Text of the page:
There are over 16,000 people who belong to the International Coaches Federation. How many of them could effectively coach the division president of an international bank in the midst of the current crisis?
It probably depends on whom you ask. If you ask the coaches, 15,999 of them might assure you that they could do it. If you were to depend on those who hold ICF credentials, about 400 would have some paper that asserts their ability to be a good coach. If you were to ask the training organizations and schools who received their tuition to get a certificate, all their graduates would presumably be equipped to do leadership coaching. Yet, for all the advertised capabilities, there is no generally-agreed-upon criteria for assuring the capability of a leadership coach to meet the coaching needs of senior execs in major organizations.
Let me spell out for you some of what concerns me about this situation and what I think needs to happen to fix it. Say, I’m the SVP of HR for a global pharma company and I need to find a great coach for one of my executives:
A. Can I count on a graduate of a coaching training program? So far as I can tell, neither the for-profit independent coach training schools nor the coaching programs associated with major (or minor) universities has ever flunked anyone who has paid their tuition and gone through the program.
B. Can I count on a person holding a certification from the International Coaches Federation or the World Association of Business Coaches or any other credentialing program? At this point, the certifications represent that a person has had some formal training and some mentoring and a review of cases (in some instances). Many of these coaches are terrifically talented (CCL employs a number of them who are really wonderful coaches). However, there is no ongoing requirements for review of their work and no measurement of their impact on the organizations in which their coachees work. The certificate guarantees that they have persistence, but not that they are effective coaches.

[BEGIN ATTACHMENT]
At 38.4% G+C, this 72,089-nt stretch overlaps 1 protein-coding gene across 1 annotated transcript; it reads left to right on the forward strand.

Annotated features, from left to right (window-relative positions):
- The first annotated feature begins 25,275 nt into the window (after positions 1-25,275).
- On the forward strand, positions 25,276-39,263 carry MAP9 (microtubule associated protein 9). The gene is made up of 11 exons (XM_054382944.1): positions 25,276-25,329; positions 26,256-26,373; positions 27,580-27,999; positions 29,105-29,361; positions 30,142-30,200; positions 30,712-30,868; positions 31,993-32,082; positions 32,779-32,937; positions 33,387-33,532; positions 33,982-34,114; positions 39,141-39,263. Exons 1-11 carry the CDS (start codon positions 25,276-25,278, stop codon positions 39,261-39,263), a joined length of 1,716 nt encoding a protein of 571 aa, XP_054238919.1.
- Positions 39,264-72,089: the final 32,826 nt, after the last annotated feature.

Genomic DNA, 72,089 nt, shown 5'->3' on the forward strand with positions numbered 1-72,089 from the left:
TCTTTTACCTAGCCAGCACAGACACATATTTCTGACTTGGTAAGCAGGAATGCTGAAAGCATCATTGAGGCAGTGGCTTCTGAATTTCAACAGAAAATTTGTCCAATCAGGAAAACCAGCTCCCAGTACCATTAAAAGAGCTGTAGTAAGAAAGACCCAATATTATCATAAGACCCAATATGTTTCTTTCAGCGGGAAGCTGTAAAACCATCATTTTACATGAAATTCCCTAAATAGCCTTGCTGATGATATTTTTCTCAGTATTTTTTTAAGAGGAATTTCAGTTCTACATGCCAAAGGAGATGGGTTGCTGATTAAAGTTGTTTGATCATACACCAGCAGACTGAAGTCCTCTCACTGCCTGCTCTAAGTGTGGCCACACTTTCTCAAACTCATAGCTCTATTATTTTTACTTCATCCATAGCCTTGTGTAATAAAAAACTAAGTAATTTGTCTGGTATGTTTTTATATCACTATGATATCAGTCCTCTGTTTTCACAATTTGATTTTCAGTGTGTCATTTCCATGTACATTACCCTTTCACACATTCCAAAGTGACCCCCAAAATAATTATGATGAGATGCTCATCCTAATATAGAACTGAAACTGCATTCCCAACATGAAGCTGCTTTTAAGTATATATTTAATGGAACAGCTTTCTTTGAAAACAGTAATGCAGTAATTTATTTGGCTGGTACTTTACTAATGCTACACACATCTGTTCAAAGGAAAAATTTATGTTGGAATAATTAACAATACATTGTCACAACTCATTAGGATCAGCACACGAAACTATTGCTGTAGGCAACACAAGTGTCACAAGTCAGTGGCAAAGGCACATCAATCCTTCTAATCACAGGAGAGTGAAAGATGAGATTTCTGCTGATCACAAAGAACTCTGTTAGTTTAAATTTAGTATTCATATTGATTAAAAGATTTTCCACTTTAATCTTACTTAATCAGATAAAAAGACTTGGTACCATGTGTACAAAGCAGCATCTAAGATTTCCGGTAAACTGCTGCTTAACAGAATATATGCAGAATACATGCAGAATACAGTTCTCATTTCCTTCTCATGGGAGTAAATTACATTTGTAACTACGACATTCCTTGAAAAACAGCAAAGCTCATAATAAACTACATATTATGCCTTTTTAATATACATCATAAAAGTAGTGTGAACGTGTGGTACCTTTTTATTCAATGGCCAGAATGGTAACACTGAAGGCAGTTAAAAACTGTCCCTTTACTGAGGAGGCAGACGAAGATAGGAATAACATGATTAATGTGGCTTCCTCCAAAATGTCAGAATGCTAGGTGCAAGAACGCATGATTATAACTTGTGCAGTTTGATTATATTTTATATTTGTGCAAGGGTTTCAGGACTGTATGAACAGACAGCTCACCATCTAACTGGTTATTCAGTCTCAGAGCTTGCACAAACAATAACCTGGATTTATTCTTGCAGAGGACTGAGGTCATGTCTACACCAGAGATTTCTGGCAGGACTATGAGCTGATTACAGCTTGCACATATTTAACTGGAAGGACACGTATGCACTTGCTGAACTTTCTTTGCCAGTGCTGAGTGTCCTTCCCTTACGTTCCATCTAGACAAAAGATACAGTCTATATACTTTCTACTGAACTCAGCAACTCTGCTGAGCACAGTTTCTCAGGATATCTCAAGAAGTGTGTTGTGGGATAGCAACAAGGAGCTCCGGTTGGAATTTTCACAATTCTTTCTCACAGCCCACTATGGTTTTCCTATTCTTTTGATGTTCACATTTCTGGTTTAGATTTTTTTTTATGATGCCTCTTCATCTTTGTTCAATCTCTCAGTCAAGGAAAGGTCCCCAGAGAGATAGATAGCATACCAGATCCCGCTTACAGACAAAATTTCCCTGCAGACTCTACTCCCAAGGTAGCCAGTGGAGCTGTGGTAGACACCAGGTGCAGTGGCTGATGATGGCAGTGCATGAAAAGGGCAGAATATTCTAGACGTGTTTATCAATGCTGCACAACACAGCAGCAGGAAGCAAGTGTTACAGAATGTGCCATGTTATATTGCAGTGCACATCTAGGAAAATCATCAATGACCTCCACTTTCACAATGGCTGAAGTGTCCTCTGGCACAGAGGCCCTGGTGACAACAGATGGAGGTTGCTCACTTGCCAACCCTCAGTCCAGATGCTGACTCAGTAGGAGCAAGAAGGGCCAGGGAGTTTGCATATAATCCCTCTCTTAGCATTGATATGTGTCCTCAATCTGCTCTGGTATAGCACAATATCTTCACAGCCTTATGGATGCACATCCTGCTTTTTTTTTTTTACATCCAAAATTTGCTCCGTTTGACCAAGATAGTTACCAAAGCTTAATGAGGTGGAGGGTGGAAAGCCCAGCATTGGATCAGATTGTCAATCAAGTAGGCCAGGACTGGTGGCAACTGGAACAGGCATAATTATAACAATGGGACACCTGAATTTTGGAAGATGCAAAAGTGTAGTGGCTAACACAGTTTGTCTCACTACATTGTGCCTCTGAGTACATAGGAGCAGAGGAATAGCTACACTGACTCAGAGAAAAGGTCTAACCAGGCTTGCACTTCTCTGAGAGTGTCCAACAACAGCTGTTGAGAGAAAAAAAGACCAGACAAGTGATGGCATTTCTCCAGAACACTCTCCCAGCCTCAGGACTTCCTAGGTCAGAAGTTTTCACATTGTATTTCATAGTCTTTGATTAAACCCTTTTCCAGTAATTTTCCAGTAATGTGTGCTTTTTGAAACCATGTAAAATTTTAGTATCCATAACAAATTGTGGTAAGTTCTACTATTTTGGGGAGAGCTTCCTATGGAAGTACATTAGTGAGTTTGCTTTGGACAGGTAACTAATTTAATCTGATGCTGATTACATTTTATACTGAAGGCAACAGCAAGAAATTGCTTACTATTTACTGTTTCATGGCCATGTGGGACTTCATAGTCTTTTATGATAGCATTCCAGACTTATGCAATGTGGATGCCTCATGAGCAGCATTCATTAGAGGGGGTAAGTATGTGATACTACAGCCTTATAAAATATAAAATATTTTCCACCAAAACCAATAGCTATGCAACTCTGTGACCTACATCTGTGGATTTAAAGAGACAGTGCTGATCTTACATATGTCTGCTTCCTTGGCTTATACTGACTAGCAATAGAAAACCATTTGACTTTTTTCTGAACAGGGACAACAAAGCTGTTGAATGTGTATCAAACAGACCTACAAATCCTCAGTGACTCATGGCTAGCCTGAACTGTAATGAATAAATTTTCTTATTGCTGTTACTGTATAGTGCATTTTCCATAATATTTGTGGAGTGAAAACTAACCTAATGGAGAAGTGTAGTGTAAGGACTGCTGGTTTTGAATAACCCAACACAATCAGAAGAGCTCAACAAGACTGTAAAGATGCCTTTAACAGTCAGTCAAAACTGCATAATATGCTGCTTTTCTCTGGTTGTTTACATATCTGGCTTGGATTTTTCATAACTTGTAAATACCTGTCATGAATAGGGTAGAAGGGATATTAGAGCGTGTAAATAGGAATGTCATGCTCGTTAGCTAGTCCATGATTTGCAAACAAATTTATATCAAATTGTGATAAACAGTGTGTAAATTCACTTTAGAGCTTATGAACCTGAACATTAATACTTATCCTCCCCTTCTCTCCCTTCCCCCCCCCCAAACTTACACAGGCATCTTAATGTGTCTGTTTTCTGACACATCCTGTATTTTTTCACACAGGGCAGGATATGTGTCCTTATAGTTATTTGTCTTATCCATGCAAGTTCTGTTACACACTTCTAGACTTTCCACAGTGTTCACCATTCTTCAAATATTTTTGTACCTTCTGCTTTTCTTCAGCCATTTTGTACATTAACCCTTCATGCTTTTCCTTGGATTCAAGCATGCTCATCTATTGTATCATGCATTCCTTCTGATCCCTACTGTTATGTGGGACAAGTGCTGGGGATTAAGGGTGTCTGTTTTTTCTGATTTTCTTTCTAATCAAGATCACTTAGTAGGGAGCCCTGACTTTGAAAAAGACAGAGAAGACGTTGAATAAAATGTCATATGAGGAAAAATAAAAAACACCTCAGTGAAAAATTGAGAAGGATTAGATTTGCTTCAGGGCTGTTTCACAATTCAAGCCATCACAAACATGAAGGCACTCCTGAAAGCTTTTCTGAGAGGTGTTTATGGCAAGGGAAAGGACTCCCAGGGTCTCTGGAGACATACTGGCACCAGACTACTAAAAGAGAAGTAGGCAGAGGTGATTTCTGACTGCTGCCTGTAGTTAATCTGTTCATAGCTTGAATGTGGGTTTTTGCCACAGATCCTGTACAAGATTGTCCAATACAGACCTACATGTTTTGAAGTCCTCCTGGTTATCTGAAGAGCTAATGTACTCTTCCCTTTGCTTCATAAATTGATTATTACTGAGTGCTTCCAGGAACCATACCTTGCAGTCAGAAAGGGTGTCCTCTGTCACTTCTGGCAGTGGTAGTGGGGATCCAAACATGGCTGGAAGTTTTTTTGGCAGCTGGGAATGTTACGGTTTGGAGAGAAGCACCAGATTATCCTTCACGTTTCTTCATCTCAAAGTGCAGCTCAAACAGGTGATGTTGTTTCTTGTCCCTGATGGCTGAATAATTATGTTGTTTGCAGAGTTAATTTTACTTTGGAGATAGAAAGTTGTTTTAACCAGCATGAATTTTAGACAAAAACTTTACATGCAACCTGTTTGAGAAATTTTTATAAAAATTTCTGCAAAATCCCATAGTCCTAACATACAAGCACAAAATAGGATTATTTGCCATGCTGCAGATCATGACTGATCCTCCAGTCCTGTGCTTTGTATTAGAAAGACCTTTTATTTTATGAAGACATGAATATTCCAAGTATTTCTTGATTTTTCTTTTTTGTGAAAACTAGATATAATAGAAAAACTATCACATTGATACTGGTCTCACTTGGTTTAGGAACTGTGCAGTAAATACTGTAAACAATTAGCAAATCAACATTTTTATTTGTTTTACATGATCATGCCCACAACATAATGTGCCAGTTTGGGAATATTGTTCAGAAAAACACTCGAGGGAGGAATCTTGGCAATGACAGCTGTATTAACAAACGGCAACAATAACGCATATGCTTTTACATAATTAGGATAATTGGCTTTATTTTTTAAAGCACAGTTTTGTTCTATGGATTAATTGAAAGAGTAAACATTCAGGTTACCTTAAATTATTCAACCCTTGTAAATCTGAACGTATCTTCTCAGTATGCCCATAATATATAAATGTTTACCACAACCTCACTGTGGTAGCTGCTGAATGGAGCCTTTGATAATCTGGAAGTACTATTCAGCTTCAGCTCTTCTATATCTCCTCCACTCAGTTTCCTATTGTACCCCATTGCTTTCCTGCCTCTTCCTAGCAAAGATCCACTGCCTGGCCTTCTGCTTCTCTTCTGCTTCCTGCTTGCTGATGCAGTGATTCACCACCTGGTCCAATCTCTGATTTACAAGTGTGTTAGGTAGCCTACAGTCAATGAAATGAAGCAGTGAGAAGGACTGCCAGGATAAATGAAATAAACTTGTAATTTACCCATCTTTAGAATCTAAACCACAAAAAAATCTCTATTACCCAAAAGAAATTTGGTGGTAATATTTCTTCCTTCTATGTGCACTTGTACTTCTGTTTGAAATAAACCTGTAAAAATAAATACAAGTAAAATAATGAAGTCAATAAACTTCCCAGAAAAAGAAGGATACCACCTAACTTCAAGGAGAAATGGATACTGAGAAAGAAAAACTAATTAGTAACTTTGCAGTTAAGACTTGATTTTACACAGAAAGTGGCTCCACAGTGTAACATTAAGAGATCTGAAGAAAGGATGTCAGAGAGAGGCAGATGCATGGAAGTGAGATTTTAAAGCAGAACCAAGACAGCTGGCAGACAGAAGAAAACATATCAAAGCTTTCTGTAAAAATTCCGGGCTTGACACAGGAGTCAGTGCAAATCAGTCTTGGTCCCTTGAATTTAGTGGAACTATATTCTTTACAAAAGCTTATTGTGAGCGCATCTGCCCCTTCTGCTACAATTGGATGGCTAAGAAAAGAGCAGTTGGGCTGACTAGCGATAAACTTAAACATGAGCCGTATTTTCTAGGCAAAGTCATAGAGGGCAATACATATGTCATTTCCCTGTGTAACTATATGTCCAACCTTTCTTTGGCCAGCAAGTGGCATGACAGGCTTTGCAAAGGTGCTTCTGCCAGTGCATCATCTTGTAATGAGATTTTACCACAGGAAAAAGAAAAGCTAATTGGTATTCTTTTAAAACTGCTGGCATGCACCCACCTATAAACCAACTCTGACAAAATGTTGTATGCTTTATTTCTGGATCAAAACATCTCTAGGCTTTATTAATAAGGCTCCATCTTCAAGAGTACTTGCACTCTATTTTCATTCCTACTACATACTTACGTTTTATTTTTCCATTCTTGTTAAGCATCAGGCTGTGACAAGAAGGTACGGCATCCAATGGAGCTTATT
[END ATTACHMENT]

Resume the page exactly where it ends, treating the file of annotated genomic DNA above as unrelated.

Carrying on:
Here’s what needs to happen in the world of leadership coaching:
1. Coach training and coach certification for leadership coaches needs to be targeted to address the special demands of working with leaders in industry, government, education, and the non-profit world.
2. The criteria for certification need to be established based on empirical studies of coaching outcomes, not adherence to a particular philosophy of coaching. The European Mentoring and Coaching Council, for example, does a very nice job of evaluating training programs based on common understandings of best practices in coaching (not necessarily leadership coaching) but the criteria have not been subjected to empirical evaluation. They are based on the beliefs of practitioners, but have never been compared with the outcomes from the coaching work with those who adhere to those practices. The same is true of other accrediting organizations.
3. Leadership coaching must be measured by its effects on the leadership effectivenessof those who are coached. Repeated studies have shown that coachees are poor judges of their own improvement, partly because they have large incentives to rate themselves as much improved. Studies that ask coaches to estimate how much their coaching was worth cannot get at the impact on the people who follow them.
You won’t be surprised to know that I have some opinions about how we should be measuring these also. In a later post, I’ll cover the kinds of measurement that would be more meaningful for coaching evaluation.